The cartography, writing, and ramblings of one crazy winter lover who likes to blog about the fun and inconsequential.

Short Story: La Mer

Hey guys, long time no see, huh? My computer broke recently so I'm still working on getting all my files from it so I can start posting more. In the meantime, here's a short story I wrote a while back that I hope you'll all enjoy.

La Mer


Lola leaned over the side of the hovercraft and looked down. The wake of the airship spread over the water below them, disturbing the mirrored image of the skies above. Rocky outcroppings jutted out of the sea--high enough that they almost scraped the underside of the craft. The black, shining rock was coated in small, spotted birds.

The hovercraft ascended toward the sky. There was a roar as the engines sprung to life and they shot up. Lola gripped the railing with one hand, and her stomach with the other. Her dark hair whipped around her face, and she wished she had cut it shorter.

The clouds that descended to meet weren't like the ones on Earth. Instead of just fluffy balls, they formed into corkscrews, cigars, and hoops. Lola tried to admire them all, but there were too many. The clouds formed into an almost solid ring above the water, letting little light or sky through.

A woman near the front of the craft stepped up to a podium. She clapped her hands until most of the people sitting in the open air seats were looking at her. Gaudy gold loop earrings hung from her ears.

"We are just now reaching our cruising altitude for this tour," she said. The mic in her cheek had her voice booming through each syllable. "Please step away from the edges of our hovercraft. We're going to be seeing a lot of wildlife today! Nueva Castilla has over ten thousand individual flying species, and we don't want any of them try to snack on your fingers."

Lola groaned over the nervous laughter. The tour brochure had promised adventure, excitement, and even a little danger, all followed by no less than two exclamation marks each. Nobody had mentioned a tour guide. She tugged the pockets of her jacket as the woman droned on.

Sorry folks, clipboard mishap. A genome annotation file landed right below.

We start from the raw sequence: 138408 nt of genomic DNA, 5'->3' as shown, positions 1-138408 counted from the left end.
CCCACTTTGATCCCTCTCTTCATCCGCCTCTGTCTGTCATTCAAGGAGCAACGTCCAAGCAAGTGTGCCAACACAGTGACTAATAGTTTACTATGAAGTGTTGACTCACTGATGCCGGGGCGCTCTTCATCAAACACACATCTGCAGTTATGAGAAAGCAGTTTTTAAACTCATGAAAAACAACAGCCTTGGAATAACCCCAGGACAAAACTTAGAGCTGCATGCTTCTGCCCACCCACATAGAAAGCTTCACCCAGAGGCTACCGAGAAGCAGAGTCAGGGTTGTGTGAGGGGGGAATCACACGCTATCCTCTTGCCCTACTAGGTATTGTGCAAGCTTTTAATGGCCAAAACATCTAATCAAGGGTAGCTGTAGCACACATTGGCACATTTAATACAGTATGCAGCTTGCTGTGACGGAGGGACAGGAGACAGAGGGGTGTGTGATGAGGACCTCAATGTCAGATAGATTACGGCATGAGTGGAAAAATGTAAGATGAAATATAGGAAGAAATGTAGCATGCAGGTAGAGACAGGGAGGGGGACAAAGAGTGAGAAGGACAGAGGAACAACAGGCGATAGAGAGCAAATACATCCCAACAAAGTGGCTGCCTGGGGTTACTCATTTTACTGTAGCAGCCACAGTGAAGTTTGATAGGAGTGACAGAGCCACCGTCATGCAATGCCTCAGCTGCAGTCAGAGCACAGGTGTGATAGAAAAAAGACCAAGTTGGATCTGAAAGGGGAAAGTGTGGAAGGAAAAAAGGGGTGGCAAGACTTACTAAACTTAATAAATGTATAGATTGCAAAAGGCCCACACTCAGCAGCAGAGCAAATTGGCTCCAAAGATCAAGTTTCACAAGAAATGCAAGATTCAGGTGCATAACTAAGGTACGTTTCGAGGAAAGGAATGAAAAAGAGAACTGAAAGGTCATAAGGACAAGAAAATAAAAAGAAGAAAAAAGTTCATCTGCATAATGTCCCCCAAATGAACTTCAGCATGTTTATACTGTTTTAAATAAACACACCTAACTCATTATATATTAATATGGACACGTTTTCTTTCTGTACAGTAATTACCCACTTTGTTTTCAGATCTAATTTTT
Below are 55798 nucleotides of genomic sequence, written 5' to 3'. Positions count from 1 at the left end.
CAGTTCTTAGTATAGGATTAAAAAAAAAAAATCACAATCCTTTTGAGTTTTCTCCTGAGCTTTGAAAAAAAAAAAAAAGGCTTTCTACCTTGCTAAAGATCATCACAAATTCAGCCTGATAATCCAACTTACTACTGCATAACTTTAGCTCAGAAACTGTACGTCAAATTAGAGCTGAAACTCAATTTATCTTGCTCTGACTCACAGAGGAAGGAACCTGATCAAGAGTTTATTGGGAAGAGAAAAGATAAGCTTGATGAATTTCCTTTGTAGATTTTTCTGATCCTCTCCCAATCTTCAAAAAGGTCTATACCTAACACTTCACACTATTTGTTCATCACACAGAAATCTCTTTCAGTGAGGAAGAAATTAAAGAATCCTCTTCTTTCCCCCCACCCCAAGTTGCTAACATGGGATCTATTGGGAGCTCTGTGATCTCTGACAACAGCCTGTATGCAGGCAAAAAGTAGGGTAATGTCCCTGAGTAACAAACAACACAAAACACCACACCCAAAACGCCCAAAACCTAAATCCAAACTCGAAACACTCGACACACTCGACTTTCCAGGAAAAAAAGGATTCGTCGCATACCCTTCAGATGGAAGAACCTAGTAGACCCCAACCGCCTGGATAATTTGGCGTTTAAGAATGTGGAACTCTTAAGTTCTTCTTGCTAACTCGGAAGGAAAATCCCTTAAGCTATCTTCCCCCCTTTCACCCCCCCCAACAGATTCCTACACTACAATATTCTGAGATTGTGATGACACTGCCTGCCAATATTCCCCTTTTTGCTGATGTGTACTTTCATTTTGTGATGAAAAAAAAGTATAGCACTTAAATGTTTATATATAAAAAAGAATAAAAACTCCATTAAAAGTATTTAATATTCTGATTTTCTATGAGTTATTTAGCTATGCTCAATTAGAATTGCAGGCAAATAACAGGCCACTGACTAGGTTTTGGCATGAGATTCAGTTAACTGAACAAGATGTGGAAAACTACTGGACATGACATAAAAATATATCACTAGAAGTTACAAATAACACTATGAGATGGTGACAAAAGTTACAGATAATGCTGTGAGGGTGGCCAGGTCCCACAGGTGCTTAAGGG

It was her first trip all on her own, and she felt strange, coming by herself. She wished that her parents had been able to come, but that just wasn't possible anymore. Instead, she was left by herself among a sea of strangers.

A few other people hung near the back of the hovercraft with Lola. They, like her, had darker skin, and eyes that kept shifting from the sea of clouds consuming them to the guide who wouldn't stop talking. There was a gate at the back of the craft, large enough for two people to fit through.

She saw a few of them start to undress. Most wore loose clothing that they shed in favor of tight bodysuits that clung to them like paint on a canvas. Running lights glowed dimly on the arms and legs. A man with stubble on his chin winked at Lola, but she turned her head.

Lola took her time to undress. She looked around and saw scant few girls, all of them older than her. The skintight suit clung to her chest and stomach. She tugged at it and shuffled her feet. Her clothes were dumped in a small compartment for later, then she waited with her arms crossed over her chest.

The tour guide finally noticed them when the man with the stubble stuck up his hand. She looked at them with a small glare, but pressed a few buttons on her podium. Wind washed through the opening doors of the gate. A few people stood back, but the rest crowded forward in their jumpsuits of every color. The running lights cast an eerie glow on the walls of the hovercraft.

One by one, they began to jump. The first one out was the man who had winked at Lola. He was followed by an older woman, and then more people until their faces blurred. Lola was nearly the last to go. When it was her turn, she stepped up to the red line on the ground and jumped.

Doing the actual jump didn't take much thought. She had run the simulations enough times to know what she really wanted. There was no one telling her to hold back, so she didn't.

The wind whipped at Lola as she fell, her arms and legs spread wide. Clouds flew by, but they were packed so tightly she could tell where one ended and the next began. Her nose wrinkled from the smell of salt in the air, so she figured she didn't have long before hitting the water.

She moved one hand to her chest and pressed a couple of buttons. The running lights on her white suit switched from glowing blue to bright red. A vibration rumbled through her body, and Lola felt her fall begin to slow. Pads on the front of her suit tightened as the gravity around them shifted. Soon, she had stopped altogether and hung in the air.

The clouds were denser near the sea. She waved some away from her face and pointed her body upwards. Her suit complied and shot her up toward the sky. Lola smiled and spun, arching her back to send her into a corkscrew spin.

A few other fliers passed her. They wore darker suits than hers and swam through the sky like it was water. Lola ignored them. She shot up like a rocket and parted through the clouds as sure as a fighter jet. Her hair stretched into a messy halo around her head. The suit came with a helmet, but she had passed it up. She wondered if that had been a great idea.